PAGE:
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Title:Toxin-membrane interactions of Pasteurella multocida toxin and homologous domains
Author(s):Brothers, Michael
Director of Research:Rienstra, Chad M.; Wilson, Brenda A.
Doctoral Committee Chair(s):Rienstra, Chad M.; Wilson, Brenda A.
Doctoral Committee Member(s):Mitchell, Douglas A.; Blanke, Steven R.
Department / Program:Chemistry
Degree Granting Institution:University of Illinois at Urbana-Champaign
Subject(s):Nuclear magnetic resonance (NMR) spectroscopy
Pasteurella multocida toxin
Membrane Localization Domain
Four Helix Bundle
Abstract:Toxin-membrane interactions are poorly understood on the molecular level due to the inherent difficulty of crystallizing membrane protein complexes and the large size (>50 kDa) of most functional AB or MARTX protein toxins. Toxins can interact with membranes at three stages during intoxication: 1) receptor binding to the cell surface, 2) membrane translocation, and/or 3) intracellular membrane targeting. To understand the intoxication process, it is necessary to develop an understanding of the structures, dynamics, and mechanisms through which toxins interact with membranes. In this thesis, we focus on the membrane-binding domains of Pasteurella multocida toxin, a 144-kDa dermonecrotic AB-type toxin that causes atrophic rhinitis, and homologous domains in other toxins. We address both the N-terminal domain necessary for receptor-mediated endocytosis into the cell, as well as the intracellular membrane localization domain (MLD), which is believed to be necessary to enable proper targeting of the catalytic domain for cytotoxicity. We demonstrate that the N-terminal receptor-binding domain preferentially binds to the membrane component sphingomyelin and a putative co-receptor (chapter 2), that the MLD undergoes a secondary-structure conformational change upon membrane interaction (chapter 3), and that this phenomenon has pH-dependent dynamics that may enable the MLD to survive the endosome before it becomes functional at cytosolic pH (chapter 4). This thesis provides a framework for understanding the topology and chemistry behind toxin-membrane interactions.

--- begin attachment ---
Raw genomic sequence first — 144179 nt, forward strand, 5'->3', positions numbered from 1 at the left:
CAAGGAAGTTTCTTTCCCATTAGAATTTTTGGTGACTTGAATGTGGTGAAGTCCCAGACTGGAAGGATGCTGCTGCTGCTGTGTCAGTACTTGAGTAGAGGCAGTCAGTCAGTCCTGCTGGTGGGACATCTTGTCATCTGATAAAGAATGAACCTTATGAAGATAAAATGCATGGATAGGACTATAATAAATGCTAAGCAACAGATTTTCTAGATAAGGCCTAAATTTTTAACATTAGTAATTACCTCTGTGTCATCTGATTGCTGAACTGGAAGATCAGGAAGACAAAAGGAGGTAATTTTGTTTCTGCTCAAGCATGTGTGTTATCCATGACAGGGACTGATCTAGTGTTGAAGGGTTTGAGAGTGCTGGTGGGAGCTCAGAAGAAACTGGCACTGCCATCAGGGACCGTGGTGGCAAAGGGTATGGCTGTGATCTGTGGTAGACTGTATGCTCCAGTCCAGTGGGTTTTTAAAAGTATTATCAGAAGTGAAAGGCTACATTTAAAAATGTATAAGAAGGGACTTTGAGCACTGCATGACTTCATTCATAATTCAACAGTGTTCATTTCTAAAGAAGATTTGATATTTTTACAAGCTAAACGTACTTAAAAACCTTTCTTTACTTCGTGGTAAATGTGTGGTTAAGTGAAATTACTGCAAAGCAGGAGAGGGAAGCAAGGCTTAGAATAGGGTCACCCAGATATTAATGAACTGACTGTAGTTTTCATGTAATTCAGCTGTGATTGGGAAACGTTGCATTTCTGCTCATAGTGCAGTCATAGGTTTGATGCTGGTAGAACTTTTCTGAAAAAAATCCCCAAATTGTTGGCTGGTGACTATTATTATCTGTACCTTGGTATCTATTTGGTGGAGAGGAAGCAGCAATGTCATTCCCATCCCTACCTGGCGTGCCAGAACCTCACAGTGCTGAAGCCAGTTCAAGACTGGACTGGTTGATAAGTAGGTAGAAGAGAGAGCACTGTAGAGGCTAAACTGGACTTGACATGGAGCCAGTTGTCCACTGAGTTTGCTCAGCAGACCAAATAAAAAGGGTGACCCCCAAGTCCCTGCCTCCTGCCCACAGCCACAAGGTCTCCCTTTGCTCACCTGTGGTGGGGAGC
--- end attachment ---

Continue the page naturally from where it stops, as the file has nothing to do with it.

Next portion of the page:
Issue Date:2014-05-30
Rights Information:Copyright 2014 Michael Brothers
Date Available in IDEALS:2014-05-30
Date Deposited:2014-05

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